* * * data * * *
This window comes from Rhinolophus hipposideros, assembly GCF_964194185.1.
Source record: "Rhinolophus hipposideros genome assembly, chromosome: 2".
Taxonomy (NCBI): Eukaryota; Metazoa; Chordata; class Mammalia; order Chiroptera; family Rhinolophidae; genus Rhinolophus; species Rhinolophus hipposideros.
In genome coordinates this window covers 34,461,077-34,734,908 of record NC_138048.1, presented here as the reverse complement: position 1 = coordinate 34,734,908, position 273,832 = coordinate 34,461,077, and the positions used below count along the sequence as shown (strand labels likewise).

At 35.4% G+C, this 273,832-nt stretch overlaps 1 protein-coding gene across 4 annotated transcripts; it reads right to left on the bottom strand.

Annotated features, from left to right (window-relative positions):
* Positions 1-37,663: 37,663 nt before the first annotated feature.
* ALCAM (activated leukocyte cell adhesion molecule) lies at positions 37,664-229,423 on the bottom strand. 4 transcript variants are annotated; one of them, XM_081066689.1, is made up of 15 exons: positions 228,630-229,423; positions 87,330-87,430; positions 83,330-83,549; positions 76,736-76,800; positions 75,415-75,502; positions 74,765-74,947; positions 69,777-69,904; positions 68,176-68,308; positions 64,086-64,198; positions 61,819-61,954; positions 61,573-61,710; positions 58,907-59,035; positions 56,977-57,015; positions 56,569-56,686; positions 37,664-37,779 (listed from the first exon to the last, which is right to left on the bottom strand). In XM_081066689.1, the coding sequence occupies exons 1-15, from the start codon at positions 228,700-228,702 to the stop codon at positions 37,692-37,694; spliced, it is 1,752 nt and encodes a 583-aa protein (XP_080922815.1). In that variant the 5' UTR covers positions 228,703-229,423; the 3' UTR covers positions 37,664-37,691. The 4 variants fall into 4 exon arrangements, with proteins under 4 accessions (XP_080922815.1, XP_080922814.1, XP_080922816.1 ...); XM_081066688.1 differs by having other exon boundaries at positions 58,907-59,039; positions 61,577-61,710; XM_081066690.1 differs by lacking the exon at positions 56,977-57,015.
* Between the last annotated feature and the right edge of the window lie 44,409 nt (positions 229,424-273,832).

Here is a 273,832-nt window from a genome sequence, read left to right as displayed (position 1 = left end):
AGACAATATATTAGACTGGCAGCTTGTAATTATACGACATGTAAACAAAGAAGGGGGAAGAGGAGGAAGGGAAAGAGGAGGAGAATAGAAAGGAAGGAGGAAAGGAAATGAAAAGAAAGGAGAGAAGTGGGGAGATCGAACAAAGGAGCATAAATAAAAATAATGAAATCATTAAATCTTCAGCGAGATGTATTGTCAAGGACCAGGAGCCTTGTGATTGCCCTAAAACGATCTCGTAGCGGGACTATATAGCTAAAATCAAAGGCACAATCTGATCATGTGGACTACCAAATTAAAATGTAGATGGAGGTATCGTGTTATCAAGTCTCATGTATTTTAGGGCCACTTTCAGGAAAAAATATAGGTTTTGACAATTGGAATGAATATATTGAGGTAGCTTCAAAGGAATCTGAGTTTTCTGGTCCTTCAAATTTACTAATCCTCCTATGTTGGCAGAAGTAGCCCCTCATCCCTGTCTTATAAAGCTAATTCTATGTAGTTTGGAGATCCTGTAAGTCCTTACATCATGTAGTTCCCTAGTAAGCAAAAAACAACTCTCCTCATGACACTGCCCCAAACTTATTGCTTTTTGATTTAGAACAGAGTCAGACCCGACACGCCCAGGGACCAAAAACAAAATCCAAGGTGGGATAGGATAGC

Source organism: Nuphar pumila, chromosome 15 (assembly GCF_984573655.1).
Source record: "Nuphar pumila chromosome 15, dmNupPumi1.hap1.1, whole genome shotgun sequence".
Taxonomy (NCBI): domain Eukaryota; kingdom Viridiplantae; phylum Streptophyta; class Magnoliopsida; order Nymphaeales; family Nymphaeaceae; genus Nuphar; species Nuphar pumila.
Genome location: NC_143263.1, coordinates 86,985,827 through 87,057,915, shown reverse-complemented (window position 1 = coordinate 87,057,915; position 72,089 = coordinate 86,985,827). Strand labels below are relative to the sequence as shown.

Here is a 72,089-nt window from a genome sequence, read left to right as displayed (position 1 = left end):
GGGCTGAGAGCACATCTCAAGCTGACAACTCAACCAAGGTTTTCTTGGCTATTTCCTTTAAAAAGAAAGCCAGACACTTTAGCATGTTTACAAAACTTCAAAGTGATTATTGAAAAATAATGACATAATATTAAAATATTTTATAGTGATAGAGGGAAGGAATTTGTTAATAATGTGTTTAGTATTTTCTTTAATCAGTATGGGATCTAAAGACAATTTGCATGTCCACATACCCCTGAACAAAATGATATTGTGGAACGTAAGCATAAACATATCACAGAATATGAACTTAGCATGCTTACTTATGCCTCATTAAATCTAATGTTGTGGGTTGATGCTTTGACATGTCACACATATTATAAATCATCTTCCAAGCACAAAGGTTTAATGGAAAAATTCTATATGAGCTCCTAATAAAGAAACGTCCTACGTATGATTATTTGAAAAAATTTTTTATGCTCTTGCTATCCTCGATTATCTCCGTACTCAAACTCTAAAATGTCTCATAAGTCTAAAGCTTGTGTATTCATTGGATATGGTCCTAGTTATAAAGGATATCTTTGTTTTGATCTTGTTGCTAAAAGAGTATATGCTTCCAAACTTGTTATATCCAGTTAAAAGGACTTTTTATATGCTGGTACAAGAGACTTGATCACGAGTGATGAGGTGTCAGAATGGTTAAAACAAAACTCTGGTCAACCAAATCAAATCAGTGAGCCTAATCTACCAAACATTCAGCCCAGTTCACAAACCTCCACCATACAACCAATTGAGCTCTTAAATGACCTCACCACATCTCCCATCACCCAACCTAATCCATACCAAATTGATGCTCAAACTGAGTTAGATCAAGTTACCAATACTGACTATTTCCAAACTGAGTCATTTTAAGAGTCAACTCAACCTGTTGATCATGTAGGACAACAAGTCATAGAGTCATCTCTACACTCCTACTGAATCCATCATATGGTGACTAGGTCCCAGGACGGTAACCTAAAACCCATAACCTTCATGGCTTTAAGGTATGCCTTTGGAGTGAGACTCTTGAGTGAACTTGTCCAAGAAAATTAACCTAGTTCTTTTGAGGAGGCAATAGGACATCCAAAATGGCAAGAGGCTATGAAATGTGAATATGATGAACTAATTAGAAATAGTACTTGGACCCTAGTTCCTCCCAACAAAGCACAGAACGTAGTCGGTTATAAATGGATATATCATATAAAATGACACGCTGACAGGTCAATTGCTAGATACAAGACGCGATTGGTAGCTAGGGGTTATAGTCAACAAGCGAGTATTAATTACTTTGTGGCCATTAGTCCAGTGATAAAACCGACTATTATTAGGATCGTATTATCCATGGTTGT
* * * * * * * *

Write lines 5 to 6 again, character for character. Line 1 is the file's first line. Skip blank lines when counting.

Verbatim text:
At 35.4% G+C, this 273,832-nt stretch overlaps 1 protein-coding gene across 4 annotated transcripts; it reads right to left on the bottom strand.

Annotated features, from left to right (window-relative positions):